Canceling Our History
It’s no wonder that young people don’t love our country when they’re told to hate it.
Buried beneath news about sorry Supreme Court decisions and rebranded autonomous zones was this clear-cut sign of a sick society: a new Gallup poll indicating that U.S. national pride has fallen to a record low.
Most alarming of all is the poll’s finding that our young people — our future — are today less patriotic than ever, with just one in five adults between 18 and 29 declaring that they’re “extremely proud to be an American.”
But this isn’t a new phenomenon. Our Mark Alexander pointed it out a few years back when he recalled the words of our 44th president: “I believe in American exceptionalism,” declared Barack Obama back in 2009, “just as I suspect that the Brits believe in British exceptionalism and the Greeks believe in Greek exceptionalism.”
A fish rots from the head. Or, as Jonah Goldberg put it back when he was still Jonah Goldberg, “Ultimately, it’s not that liberals don’t believe in American exceptionalism so much as they believe it is holding America back.”
So it’s no wonder that we find ourselves in this dismal spot. After all, we’ve spent the last three weeks deifying thugs, demonizing cops, and denying our shared past. We’ve been overcome by a Cancel Culture that sees “white supremacy” and “systemic racism” behind every tree and around every corner; a culture that declares our Founding Fathers irredeemable, and even our abolitionists unworthy.
“BLM,” said the spray can to John Greenleaf Whittier — the poet, Quaker, and anti-slavery activist for whom the California city is named. The rest of the graffiti is unprintable. But if you think this sort of vandalism is indefensible, you’d be wrong. Here’s Swarthmore College archivist Celia Caust-Ellenbogen: “It is important to acknowledge the reasons why the protesters are so frustrated. While Whittier is celebrated for his poetry and his activist legacy, there are numerous African American poets and activists of his era … who have received too little recognition. The statues in this country over-represent the influence of White people and under-represent the importance of people of color, especially African American people, in our nation’s history.”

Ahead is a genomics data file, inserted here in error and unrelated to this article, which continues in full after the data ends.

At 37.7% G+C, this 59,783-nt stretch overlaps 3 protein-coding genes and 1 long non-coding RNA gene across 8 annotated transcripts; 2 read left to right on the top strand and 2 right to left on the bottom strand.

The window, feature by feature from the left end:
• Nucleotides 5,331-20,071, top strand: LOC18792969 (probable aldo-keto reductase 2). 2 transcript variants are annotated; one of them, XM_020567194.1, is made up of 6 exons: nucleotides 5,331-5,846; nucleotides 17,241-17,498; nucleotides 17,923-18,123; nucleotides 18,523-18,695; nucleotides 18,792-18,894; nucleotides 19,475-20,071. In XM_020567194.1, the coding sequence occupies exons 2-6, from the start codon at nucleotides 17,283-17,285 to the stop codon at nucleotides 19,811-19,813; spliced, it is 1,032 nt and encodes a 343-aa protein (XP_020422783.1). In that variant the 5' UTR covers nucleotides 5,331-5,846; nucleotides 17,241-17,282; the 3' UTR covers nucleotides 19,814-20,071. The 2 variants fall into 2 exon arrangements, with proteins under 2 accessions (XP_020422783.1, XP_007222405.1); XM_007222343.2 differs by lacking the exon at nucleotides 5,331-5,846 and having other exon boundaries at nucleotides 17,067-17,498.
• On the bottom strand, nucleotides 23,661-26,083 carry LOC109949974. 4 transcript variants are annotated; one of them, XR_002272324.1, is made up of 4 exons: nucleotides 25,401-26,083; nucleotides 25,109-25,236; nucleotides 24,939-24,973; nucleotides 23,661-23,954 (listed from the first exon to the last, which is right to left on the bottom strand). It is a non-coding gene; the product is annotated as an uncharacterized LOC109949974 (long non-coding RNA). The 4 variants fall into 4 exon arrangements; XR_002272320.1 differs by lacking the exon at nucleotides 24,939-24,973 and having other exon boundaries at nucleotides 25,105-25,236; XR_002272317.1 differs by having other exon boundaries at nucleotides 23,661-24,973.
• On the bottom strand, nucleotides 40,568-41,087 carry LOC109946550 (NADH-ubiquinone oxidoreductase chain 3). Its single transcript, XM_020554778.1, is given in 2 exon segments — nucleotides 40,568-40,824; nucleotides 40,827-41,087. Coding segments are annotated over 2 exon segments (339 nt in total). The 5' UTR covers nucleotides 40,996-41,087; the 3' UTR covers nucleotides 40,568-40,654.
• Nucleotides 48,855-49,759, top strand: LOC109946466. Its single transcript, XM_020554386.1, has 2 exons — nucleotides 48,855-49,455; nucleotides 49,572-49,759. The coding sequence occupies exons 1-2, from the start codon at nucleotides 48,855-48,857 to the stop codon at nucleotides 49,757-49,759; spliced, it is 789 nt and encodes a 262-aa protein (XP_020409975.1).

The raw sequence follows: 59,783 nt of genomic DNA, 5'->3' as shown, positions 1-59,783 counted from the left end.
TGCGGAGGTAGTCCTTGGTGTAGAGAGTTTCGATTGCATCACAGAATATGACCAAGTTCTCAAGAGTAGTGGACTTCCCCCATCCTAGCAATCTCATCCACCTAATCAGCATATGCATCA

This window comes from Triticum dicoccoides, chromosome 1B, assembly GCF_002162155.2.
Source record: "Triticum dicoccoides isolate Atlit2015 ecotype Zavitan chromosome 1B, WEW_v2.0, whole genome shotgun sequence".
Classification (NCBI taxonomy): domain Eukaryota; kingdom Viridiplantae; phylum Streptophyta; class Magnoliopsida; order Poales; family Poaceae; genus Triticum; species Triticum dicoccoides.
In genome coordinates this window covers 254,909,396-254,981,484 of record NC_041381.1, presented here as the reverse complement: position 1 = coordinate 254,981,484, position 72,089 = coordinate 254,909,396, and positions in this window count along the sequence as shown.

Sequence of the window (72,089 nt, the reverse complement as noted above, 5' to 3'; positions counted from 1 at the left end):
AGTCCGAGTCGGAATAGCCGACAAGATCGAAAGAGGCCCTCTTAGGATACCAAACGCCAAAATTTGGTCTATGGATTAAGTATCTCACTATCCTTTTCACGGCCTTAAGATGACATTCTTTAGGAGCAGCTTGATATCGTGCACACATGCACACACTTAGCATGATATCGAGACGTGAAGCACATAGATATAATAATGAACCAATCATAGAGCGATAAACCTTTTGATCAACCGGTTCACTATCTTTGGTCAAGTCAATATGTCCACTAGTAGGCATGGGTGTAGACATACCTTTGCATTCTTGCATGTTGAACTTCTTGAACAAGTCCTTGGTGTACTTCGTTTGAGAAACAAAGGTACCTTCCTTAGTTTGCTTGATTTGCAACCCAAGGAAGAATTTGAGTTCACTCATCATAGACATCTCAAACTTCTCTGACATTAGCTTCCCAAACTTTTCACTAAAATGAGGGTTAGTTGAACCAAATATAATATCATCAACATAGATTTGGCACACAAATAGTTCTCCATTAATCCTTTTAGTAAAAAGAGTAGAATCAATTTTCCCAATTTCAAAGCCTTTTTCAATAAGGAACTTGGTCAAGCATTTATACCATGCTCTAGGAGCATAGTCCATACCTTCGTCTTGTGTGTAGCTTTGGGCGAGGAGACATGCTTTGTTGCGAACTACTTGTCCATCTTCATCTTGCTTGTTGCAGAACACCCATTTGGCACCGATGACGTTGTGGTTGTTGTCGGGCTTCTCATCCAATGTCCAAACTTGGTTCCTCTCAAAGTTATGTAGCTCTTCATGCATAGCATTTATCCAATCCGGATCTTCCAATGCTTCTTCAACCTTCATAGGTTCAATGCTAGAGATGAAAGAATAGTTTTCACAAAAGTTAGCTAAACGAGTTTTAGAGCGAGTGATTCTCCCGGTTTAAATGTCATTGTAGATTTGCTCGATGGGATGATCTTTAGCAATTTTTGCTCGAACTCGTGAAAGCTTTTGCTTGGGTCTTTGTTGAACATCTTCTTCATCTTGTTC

Got that? It’s okay to vandalize our nation’s monuments if you’re “frustrated.”
The original Vandals were a Germanic tribe that spent 14 days plundering Rome toward the end of its empire days. This sacking of the Eternal City by barbarian tribesmen, and their wanton defacement and destruction of Rome’s magnificent statues and monuments, should give us pause. So should the lengths to which our academics and our elected officials will go to justify the vandalism in our midst today.
Today, it’s Robert E. Lee. But what about tomorrow? Will we rename our nation’s capital because its namesake, The Indispensable Man, was a slaveholder? What about renaming that trendy state to the northwest, the one with that same slaveholding Founder featured foremost in its flag?
Make no mistake: This effort to whitewash our nation’s history by defacing and destroying its statues and monuments will do lasting damage. Indeed, it already has. As Matt Walsh put it recently in The Daily Wire, “If we cannot be united around tradition, language, or heritage, and we also cannot be united around a shared belief in freedom and human rights, then what is left? We would appear to be, already, two different countries.”
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